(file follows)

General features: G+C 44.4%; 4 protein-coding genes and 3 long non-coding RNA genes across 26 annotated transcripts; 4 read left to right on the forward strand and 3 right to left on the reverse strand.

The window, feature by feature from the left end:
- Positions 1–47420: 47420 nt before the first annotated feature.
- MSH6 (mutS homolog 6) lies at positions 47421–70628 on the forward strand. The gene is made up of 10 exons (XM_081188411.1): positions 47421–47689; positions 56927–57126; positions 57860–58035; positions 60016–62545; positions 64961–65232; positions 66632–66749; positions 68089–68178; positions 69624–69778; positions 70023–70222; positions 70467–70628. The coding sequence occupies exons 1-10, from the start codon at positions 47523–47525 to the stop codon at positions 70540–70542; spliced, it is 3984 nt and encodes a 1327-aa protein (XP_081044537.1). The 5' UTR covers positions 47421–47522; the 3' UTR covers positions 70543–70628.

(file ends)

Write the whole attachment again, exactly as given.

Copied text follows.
General features: G+C 44.4%; 4 protein-coding genes and 3 long non-coding RNA genes across 26 annotated transcripts; 4 read left to right on the forward strand and 3 right to left on the reverse strand.

The window, feature by feature from the left end:
- Positions 1–47420: 47420 nt before the first annotated feature.
- MSH6 (mutS homolog 6) lies at positions 47421–70628 on the forward strand. The gene is made up of 10 exons (XM_081188411.1): positions 47421–47689; positions 56927–57126; positions 57860–58035; positions 60016–62545; positions 64961–65232; positions 66632–66749; positions 68089–68178; positions 69624–69778; positions 70023–70222; positions 70467–70628. The coding sequence occupies exons 1-10, from the start codon at positions 47523–47525 to the stop codon at positions 70540–70542; spliced, it is 3984 nt and encodes a 1327-aa protein (XP_081044537.1). The 5' UTR covers positions 47421–47522; the 3' UTR covers positions 70543–70628.